• "Your provided link doesn't prove anything and is merely a piece of red-herring detritus that I'm surprised you are trying to pass off as proof of the Hoax hypothesis."

    It's only the sole witness' original statement. Best to ignore it . . . .

    By Blogger Frank Stalter, at Friday, February 10, 2012  

  • We have Officer Zamora's statements all over the place here, from reputable UFO venues.

    No hoax proof in what your linked statements show, Frank.

    That is sloppy evidence and reasoning.

    You surprise me by trying to pawn off an interpretation that Officer Zamora's testimony doesn't support.


    By Blogger RRRGroup, at Friday, February 10, 2012  

  • I have asked Frank also before to describe exactly how the hoax might plausibly have taken place. I ask him here again to do so.


    By Blogger Lance, at Friday, February 10, 2012  

  • "You surprise me by trying to pawn off an interpretation that Officer Zamora's testimony doesn't support."

    That is Zamora's testimony. Here's another link. I invite you to find discrepancies between this and the earlier link.


    It is his statement. How providing links to a witness' full and unexpurgated statement equals sloppy reasoning is something you will have to explain in greater detail to me. Zamora stated the opposite in regards to the quote you provided, no source for it I might add. Noiseless? No. Just hovering? No. Flew along the contour of the gulley? No.

    By Blogger Frank Stalter, at Friday, February 10, 2012  

  • Yes, Frank...

    And where does the hoax come in?

    You might try to comply with Lance's request.

    I'd like to see the hoax "proof" too.


    By Blogger RRRGroup, at Friday, February 10, 2012  

  • It was done more than two years ago. It was a BS case in 1964, it was a BS case two years ago and it's a BS case today. Just some very clever engineering students pranking a local cop. No evidence from any credible source points in any other direction. If I thought there was the slightest chance it was something else, I'd write it.

    By Blogger Frank Stalter, at Friday, February 10, 2012  

  • Frank...

    I have some circumstantial "evidence" for a Hughes prototype test but that doesn't prove anything.

    It's merely a conjecture on my part.

    You and Anthony Bragalia have been beating the hoax dead horse for a few years now.

    Tony has given up one can surmise to pursue other hoaxes by kids using CGI, Photoshop, and gadgets to fool UFO buffs.

    His hoax theory is lying dormant, mired in conjecture that's worse than my prototype suggestion.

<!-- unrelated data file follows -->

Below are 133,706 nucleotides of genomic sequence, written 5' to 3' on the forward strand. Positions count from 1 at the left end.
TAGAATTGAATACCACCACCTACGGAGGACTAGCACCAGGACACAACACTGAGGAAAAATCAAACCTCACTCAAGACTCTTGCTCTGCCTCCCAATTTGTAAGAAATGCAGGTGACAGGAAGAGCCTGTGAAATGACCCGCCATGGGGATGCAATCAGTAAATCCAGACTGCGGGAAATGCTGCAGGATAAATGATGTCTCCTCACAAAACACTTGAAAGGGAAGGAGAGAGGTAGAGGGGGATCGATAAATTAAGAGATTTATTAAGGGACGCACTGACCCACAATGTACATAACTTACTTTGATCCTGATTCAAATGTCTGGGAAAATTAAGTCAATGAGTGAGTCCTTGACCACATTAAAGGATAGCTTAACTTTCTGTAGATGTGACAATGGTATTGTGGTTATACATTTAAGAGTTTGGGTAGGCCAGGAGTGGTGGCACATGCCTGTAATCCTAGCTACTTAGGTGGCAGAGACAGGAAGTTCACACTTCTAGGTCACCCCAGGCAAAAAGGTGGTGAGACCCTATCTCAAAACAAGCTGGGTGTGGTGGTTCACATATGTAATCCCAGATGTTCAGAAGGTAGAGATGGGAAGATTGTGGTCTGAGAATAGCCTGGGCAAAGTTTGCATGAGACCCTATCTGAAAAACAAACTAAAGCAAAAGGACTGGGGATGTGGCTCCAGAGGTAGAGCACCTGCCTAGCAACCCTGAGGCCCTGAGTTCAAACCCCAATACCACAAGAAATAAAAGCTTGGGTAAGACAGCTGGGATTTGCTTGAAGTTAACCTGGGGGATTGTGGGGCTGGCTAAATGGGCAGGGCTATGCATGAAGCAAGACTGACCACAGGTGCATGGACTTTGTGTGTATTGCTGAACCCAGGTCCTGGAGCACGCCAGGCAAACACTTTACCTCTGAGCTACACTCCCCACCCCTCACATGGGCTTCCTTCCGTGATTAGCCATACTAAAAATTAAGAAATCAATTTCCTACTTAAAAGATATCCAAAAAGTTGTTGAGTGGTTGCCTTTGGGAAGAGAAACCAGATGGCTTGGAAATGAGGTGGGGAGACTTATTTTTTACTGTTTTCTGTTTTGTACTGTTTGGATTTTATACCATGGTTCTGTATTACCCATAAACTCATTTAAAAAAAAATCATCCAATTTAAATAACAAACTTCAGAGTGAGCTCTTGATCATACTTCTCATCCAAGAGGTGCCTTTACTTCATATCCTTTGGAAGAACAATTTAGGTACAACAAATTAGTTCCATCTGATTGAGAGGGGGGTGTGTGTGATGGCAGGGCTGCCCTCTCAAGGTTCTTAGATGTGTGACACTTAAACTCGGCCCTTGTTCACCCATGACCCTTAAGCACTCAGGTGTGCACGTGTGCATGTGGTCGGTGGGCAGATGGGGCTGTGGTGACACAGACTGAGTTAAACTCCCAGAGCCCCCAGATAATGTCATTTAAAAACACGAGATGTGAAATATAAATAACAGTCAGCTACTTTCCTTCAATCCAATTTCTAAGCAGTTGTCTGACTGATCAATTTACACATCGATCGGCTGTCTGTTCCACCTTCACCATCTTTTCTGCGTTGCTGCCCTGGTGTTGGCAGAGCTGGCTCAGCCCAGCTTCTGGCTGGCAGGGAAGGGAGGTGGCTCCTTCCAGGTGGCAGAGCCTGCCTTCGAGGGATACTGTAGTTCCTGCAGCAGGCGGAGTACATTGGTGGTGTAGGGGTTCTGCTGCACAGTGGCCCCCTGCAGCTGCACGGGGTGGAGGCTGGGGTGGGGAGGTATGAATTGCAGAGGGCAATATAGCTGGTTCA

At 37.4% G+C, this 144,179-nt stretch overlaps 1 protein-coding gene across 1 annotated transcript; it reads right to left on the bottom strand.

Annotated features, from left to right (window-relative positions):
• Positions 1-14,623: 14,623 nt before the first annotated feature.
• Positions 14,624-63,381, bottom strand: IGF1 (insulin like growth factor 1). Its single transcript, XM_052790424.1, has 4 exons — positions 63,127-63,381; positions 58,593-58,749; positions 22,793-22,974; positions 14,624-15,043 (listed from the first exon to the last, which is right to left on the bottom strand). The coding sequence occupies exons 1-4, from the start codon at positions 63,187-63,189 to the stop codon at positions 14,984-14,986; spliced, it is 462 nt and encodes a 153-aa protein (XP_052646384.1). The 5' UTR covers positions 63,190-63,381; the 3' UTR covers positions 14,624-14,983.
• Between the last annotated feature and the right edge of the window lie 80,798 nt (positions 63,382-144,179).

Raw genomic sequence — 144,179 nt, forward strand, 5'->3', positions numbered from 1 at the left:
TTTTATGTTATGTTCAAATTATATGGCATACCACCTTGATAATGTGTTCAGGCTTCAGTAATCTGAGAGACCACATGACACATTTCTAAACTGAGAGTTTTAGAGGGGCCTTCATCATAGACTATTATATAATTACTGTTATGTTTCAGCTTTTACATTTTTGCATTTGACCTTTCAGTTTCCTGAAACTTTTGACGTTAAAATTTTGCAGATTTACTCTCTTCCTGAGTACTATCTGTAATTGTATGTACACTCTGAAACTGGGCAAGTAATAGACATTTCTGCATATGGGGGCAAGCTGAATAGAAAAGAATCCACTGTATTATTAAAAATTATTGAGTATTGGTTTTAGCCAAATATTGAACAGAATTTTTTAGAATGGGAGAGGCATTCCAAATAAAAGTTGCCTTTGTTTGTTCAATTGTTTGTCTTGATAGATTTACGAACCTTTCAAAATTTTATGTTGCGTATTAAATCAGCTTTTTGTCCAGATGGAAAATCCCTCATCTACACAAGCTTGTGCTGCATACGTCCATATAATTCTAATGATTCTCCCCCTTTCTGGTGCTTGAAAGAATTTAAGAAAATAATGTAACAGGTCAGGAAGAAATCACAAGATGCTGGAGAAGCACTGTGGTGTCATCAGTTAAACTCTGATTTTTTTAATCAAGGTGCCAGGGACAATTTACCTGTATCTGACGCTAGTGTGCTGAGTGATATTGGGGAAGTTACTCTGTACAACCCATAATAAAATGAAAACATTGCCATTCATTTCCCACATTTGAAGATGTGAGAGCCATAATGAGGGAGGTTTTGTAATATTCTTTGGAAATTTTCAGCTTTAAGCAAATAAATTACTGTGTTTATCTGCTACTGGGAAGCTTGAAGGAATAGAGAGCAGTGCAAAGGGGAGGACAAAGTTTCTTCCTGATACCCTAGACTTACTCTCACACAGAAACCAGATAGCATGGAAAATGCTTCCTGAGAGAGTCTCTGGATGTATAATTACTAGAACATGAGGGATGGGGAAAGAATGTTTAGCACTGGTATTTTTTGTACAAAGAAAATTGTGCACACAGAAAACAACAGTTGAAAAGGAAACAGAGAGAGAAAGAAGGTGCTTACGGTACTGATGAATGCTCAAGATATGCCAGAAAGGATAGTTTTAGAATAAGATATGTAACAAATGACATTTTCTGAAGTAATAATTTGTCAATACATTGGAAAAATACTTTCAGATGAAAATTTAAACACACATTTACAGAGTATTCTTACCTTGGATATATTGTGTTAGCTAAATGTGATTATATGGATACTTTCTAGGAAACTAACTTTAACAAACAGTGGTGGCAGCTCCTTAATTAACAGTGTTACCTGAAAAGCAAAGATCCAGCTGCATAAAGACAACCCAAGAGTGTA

You insist that Officer Zamora's testimony proves a hoax.

    I don't see it, nor does Lance, or anyone else.

    You and Bragalia have let us down.

    Trying to place irrelevant links here that make your case is a Steve Sawyer ploy that I would hope you fellows wouldn't sink to.


    By Blogger RRRGroup, at Friday, February 10, 2012  

  • "You and Anthony Bragalia have been beating the hoax dead horse for a few years now."

    I stopped writing about it more than 2 years ago. I only comment when I see patent falsehoods that distort the true nature of the case.

    By Blogger Frank Stalter, at Friday, February 10, 2012  

  • RRR, you wrote:
    "I have some circumstantial "evidence" for a Hughes prototype test but that doesn't prove anything."
    well I'm so curious, tell us more, please!
    it's seems to me an x-files episode which ends with the words "to be continued"!!!!!!!!!

    By Blogger ilfakiro, at Saturday, February 11, 2012  

  • Ilfakiro...

    Our Hughes "stuff" has been on this blog and at our RRRGroup blog for years.

    I won't subject our regulars to a run-down of the material again.

    But Googling "Hughes Socorro" should bring up our postings.

    And you can find a synopsis of our Hughes thesis in a posting not far down in a scroll here, from a few days ago.


    By Blogger RRRGroup, at Saturday, February 11, 2012  

  • double R:
    I'm not convinced, sorry. as many followers of this blog I prefer to read here "the proofs" of socorro-hughes connection.
    after you gave up the hoax theory I'm afraid you are giving up hughes theory: another step toward your conversion to the nut and bolts field? :)

    By Blogger ilfakiro, at Saturday, February 11, 2012  

  • Ilfakiro...

    You would do well to try some heavy-lifting and not expect to be spoon-fed information.

    I'm not inclined to regurgitate information that we've already spent lots of time placing online here (and elsewhere).

    And, no, I'm not giving up the Hughes hypothesis.

    I'm just saying it, like the hoax theory, is unproven and only a conjecture.

    The nuts and bolts thesis is not anathema to me however.


    By Blogger RRRGroup, at Saturday, February 11, 2012